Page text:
Phish came out at the intimate 1st Bank Arena for an impressive outing. Building off of what we noticed at the ACL festival, Trey and Fish continued to be particularly impressive. The show consisted of a typical 3.0 first set and a silly, jammed out and well strung together second set. Trey’s improved dexterity with the Ocedoc was truly impressive throughout the show.
Many were expecting Kill Devil Falls or AC/DC Bag to open the tour; the band came out and threw down the second Chalk Dust Torture in as many shows; nevertheless, it got the impressively small and new arena moving. The overcast and on/off rain outside wasn’t able to put a damper on the intense energy from the fans, once inside the energy only grew. The usual characters were on rail, unlike the night before for the Wildfire Benefit or at ACL; Phish was finally touring again.
The Ocelot that followed the opener was played with a bit more of a groove, it came to less of a peak than this year’s summer versions. As most of you know, I am against this song being played in an arena–I think its only place is in the sunlight of an outdoor show. Ocelot is a weird arena song; while it elevates energy on a beautiful day, it just slows down a show indoors.
A well executed It’s Ice followed and bled into Bouncin’. The first set really started taking off with a hot rendition of Funky Bitch–a song that has really become impressive in 2010. Mike sang the lyrics in typical 2010 fashion, stretching words and repeating himself. While I think Alpine’s Funky Bitch may have been the hottest of 3.0, this one comes in an arguable second. This version yet again showcased the tightness we can look forward to in this fall tour.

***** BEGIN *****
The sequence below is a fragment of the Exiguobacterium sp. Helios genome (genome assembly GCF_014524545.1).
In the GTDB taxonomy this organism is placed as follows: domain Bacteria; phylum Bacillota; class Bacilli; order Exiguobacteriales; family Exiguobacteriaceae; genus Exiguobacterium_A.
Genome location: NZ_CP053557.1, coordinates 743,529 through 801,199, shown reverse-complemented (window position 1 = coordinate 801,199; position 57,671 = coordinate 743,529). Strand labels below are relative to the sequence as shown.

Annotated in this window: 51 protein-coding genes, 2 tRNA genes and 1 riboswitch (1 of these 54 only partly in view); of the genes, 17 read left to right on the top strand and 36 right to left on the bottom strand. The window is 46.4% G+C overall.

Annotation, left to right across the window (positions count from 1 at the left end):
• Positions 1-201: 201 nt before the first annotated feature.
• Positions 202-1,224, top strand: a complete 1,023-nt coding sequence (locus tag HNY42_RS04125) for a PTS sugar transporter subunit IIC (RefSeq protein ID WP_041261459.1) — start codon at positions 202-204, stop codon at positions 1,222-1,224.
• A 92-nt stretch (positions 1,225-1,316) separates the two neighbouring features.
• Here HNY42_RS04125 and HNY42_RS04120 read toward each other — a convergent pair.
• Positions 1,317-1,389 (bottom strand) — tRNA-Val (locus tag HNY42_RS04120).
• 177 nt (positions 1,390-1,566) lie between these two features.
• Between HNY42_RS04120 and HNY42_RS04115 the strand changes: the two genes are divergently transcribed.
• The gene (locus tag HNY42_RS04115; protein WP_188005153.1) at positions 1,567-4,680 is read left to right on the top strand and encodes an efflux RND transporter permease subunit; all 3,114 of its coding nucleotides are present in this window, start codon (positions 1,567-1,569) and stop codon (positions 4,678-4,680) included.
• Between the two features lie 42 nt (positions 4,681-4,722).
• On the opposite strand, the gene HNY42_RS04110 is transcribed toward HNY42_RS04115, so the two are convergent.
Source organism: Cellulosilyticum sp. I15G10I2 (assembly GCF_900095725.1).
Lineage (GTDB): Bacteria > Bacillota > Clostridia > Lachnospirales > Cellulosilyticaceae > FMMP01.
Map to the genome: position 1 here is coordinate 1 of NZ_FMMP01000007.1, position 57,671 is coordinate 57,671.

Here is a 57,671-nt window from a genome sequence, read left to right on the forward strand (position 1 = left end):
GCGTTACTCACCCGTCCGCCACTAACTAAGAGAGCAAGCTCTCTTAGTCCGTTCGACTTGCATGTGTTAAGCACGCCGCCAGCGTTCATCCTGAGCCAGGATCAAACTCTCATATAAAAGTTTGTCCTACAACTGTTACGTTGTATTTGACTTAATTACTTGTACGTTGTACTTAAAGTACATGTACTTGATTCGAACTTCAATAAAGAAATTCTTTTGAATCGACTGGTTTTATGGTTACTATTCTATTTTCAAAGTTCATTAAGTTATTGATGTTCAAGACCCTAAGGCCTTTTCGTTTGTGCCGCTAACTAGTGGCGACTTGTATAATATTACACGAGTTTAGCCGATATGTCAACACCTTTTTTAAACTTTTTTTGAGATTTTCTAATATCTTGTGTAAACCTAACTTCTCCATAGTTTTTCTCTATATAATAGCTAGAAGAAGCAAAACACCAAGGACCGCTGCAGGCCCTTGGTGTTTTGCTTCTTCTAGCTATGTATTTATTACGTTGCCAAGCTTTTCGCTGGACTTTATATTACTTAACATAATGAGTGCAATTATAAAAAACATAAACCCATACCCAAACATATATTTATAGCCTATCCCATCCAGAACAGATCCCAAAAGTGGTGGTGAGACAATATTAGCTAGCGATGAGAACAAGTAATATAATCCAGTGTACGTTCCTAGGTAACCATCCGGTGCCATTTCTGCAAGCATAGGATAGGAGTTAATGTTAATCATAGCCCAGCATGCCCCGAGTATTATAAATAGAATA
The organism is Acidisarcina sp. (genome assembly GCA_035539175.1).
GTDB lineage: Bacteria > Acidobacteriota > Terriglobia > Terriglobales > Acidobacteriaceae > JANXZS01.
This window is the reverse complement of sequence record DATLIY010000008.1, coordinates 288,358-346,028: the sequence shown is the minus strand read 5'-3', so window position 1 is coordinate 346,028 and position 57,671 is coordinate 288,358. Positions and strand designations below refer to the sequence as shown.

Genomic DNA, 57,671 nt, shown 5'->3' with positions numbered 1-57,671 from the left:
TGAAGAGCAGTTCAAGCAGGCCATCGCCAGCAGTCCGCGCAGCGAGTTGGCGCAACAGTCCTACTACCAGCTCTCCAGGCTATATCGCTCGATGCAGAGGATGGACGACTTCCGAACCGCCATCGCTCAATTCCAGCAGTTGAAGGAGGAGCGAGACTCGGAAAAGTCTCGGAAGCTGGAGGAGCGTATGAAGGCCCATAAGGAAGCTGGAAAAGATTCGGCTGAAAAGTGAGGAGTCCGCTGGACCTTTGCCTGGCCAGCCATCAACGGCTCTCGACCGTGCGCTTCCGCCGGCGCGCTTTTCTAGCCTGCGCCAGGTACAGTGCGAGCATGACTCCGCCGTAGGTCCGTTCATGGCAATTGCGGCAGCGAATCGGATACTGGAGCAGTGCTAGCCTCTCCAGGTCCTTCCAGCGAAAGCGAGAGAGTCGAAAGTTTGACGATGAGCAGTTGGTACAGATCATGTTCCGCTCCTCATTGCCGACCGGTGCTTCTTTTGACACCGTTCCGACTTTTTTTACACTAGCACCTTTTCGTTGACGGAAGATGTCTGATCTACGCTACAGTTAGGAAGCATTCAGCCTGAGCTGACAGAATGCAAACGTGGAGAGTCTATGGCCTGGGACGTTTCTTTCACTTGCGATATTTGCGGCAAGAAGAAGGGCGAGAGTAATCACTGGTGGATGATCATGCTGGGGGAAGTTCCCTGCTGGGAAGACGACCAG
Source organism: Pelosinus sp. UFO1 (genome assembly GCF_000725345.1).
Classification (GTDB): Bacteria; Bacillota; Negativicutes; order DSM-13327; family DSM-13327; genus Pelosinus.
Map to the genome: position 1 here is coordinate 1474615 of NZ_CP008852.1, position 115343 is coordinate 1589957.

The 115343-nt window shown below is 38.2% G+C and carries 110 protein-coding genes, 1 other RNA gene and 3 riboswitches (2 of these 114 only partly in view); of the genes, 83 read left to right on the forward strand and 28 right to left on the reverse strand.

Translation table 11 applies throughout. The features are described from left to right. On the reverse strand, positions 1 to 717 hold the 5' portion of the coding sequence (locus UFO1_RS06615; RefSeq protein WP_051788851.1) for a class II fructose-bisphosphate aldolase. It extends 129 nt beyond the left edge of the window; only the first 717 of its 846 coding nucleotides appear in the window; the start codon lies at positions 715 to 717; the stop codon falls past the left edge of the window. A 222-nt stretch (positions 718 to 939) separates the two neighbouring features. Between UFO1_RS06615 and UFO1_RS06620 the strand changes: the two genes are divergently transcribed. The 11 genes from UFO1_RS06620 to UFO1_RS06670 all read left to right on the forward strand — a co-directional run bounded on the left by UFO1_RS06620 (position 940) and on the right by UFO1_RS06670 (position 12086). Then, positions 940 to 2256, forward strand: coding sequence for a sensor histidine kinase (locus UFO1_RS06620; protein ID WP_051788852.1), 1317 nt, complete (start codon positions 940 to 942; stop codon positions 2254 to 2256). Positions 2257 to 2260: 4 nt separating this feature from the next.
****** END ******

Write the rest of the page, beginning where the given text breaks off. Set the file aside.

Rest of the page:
AC/DC Bag has been a song that I have been critical of since their return. A lot of times it isn’t performed with the same amount of energy or excitement as years past; this as been getting better as 2010 has been progressing. While this version’s jam isn’t extraordinary, it complimented the blazing Funky Bitch very well.
NICU glued the AC/DC Bag with Moma Dance together. While still playing short versions of the funk rocker, Trey’s precision sounded wonderful in this version. No scratchiness or trouble keeping up; he seemed to be attacking it with some swagger. Right as the song stopped, Trey rang out the opening lick to Horn. While some people don’t care for this song, it was a passionate and well played version.
Stash came next, kind of later than it usually is in a first set. Again, Trey highlighted this with his impressive leads. It’s almost as Trey was trying to change up how the melody sounded during the “clapping section”, throwing people off. Out of the gates, entering the jam, Trey noodles with tension and direction–like he should in this song. The rest of the band, especially Mike, play a great supporting role in building the tension for what we all hoped to be an epic release by Trey. However, Trey kinda flutters away during the release and the song is ended. I want them to blow the roof off a Stash so bad again, maybe it will be the next one. They closed the set with Golgi.
Mike’s Song echoed through the rafters shortly coming out for the second set after a 35 minute setbreak. It stayed in form, but was particularly intense. Trey didn’t go through any odd or distorted or energy killing segments like he often has in 3.0. After ACL and this second set, I really think Trey has moved past the whaling and playing jam killing guitar parts that hardly can keep up with the rest of the band. It sounds like they have been practicing during their time off. Back to the song–Trey comes to a shredtastic peak before the song snaps into Simple. Out of Simple comes Ghost (yes, Trey scratched out the beginning again–I don’t think that’s going away any time soon)–the second tour in a row Ghost appeared in the second set as the third song.